“We just were in the strangest spots possible on the golf course,” said Schauffele, who saw his hopes of winning his first major dashed with a bogey on the penultimate hole that was caused by a poor second shot just shy of the gorse.
Spieth found himself in the gorse on the par-5 sixth hole and made a double bogey after missing a 3-foot putt. It was one of a few missed putts from inside 5 feet for the 24-year-old three-time major winner.
“Throughout the round, I felt the most comfortable that I’ve felt at a Sunday in a major in my life, in all reality,” Spieth said. “It just simply didn’t go my way, mainly because I just didn’t make anything.”
With the leaders struggling, a door was left open for Woods, who held the solo lead at 7 under after Schauffele doubled the par-4 seventh hole. Before Sunday, the last time Woods had led in the final round of a major was the 2011 Masters. But a double at No. 11 and a bogey at No. 12 helped put major victory No. 15 on hold.
“I did everything the way I thought I needed to do it to win the championship,” said Woods, who did manage to climb to 50th in the world and secure his spot in the WGC-Bridgestone Invitational.
Said McIlroy, whose eagled at the 14th helped him notch his fourth straight top-5 finish at the Open: “For a while, I thought Tiger was going to win. My mindset was go and spoil the party here.”
Pars on each of his final four holes, though, kept McIlroy from doing so. Most of the other 11 players to have led or been within a shot of the lead on Sunday faltered, too. But Molinari was more than up to the task.
“I knew what was coming, and I was ready for it,” Molinari said.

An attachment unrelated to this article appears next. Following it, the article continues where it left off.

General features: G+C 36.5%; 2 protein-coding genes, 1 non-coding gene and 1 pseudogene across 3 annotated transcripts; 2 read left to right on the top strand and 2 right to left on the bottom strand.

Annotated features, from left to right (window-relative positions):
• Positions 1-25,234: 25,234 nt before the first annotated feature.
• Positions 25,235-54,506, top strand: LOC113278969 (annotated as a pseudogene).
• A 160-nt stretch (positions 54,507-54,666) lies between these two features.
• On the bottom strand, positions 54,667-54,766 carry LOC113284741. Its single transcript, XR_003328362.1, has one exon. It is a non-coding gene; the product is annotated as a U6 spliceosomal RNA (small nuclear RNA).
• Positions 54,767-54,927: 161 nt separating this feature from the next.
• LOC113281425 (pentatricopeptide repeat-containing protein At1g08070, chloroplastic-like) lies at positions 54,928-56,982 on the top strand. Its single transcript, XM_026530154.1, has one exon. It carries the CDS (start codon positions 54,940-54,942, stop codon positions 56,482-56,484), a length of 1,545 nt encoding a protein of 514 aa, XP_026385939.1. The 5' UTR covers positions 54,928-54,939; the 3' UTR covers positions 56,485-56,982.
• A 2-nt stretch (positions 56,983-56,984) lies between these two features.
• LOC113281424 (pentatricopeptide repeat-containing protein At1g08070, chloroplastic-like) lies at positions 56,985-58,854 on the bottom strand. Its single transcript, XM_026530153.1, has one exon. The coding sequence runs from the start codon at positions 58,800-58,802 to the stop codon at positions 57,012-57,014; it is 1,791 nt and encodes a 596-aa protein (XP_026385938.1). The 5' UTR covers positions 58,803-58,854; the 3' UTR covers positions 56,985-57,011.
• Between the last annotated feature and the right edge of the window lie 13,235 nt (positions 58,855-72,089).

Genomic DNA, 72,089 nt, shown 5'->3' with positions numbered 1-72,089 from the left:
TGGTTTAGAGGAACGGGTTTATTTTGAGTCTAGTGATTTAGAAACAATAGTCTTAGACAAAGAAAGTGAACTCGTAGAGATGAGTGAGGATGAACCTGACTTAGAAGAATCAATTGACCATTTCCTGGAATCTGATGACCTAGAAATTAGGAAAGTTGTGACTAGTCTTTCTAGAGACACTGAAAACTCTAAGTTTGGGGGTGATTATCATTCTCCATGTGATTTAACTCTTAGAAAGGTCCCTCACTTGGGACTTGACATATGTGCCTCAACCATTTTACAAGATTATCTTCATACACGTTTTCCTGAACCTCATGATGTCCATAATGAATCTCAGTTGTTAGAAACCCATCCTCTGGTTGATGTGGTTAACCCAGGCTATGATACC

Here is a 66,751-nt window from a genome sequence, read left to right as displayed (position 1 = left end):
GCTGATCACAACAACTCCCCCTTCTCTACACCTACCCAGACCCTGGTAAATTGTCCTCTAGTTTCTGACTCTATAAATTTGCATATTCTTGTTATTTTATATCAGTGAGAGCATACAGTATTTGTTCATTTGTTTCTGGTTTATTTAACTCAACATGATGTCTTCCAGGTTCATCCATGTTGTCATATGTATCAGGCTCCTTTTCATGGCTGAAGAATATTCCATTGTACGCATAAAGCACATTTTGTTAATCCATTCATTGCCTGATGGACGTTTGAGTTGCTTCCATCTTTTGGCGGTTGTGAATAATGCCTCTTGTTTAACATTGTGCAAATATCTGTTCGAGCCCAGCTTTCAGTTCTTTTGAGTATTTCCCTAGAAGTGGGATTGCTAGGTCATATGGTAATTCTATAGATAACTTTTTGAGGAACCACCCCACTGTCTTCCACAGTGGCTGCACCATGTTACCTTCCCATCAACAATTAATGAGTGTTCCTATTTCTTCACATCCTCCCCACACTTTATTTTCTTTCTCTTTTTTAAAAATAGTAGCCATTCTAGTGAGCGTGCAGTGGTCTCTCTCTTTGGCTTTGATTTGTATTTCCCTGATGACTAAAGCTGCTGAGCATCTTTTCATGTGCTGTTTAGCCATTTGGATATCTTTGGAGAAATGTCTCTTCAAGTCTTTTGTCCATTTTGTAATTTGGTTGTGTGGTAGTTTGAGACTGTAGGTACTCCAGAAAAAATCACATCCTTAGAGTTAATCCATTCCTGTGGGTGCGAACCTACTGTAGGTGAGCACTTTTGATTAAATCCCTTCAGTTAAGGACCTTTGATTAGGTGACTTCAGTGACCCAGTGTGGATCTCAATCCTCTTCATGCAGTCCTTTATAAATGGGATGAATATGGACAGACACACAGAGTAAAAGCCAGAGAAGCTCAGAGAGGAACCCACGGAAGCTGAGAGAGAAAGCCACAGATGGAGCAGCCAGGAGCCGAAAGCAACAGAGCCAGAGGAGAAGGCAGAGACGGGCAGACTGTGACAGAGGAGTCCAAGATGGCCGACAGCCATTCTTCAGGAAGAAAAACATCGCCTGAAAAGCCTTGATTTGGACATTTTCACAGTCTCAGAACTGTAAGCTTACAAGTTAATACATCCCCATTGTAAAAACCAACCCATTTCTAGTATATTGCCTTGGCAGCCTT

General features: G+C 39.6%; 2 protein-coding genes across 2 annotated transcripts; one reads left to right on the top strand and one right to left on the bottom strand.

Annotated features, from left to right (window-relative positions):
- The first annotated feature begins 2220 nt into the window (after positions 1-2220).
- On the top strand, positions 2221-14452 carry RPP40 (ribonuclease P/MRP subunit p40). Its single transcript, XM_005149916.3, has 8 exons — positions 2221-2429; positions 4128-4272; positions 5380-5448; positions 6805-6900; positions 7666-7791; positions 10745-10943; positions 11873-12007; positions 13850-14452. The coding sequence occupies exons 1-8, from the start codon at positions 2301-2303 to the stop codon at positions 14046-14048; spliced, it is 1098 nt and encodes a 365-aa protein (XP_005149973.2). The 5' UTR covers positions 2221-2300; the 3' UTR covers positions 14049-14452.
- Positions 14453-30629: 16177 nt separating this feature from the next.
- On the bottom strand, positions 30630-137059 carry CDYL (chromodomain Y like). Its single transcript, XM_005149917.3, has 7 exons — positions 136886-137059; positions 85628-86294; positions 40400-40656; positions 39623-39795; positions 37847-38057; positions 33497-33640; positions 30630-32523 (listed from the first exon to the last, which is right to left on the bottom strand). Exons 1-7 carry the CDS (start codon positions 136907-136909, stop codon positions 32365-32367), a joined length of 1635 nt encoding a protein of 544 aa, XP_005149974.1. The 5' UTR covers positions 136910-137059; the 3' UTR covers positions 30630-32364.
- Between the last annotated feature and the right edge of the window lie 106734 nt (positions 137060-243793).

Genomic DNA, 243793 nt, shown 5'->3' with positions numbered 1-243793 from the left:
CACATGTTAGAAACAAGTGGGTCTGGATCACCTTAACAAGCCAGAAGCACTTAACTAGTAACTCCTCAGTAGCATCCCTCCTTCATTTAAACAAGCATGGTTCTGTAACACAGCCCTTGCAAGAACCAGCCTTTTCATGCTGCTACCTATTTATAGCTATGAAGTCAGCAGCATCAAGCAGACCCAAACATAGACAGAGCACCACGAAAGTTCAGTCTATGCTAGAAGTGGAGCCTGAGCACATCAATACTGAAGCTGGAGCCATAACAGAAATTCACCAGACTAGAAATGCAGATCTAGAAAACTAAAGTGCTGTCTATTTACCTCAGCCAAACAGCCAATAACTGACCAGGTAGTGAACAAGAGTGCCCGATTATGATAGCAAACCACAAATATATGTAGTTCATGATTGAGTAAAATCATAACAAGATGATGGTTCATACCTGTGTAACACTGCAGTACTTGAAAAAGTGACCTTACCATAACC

After all, he had faced off against Woods twice in Ryder Cup singles matches. Woods got the better of him in 2010 at Celtic Manor, though the Europeans edged the Americans by a single point that year. Two years later, at Medinah, the U.S. were again defeated by a point, and it was Molinari halving Woods in the anchor match.
Molinari wasn’t going to be in awe of the Tiger effect.
“It was very good energy,” Iguaran said. “He was also very concentrated. I felt really good from the very beginning. … Normally he’s really under control of his emotions, and he was today. He was really calm, which was not easy in those conditions.”
As Woods roared up the leaderboard on the front nine, Molinari opened with 13 straight pars. No two were more important than the final two in that span, a 90-foot two-putt at the par-4 12th and a seemingly impossible up-and-down from behind the par-3 13th green that was capped by a 7-foot make.
“It definitely was his short game (that won it for him),” Woods said. “I mean, he chipped it beautifully.”
In Patric Dickinson’s 1951 book, “A Round of Golf Courses,” he describes the 13th green as a “tiny tilting green with a bunker in it that makes it look like a green biscuit with one giant bite out of it. It is criminally easy to take 4, and with what is to come you must get your 3.”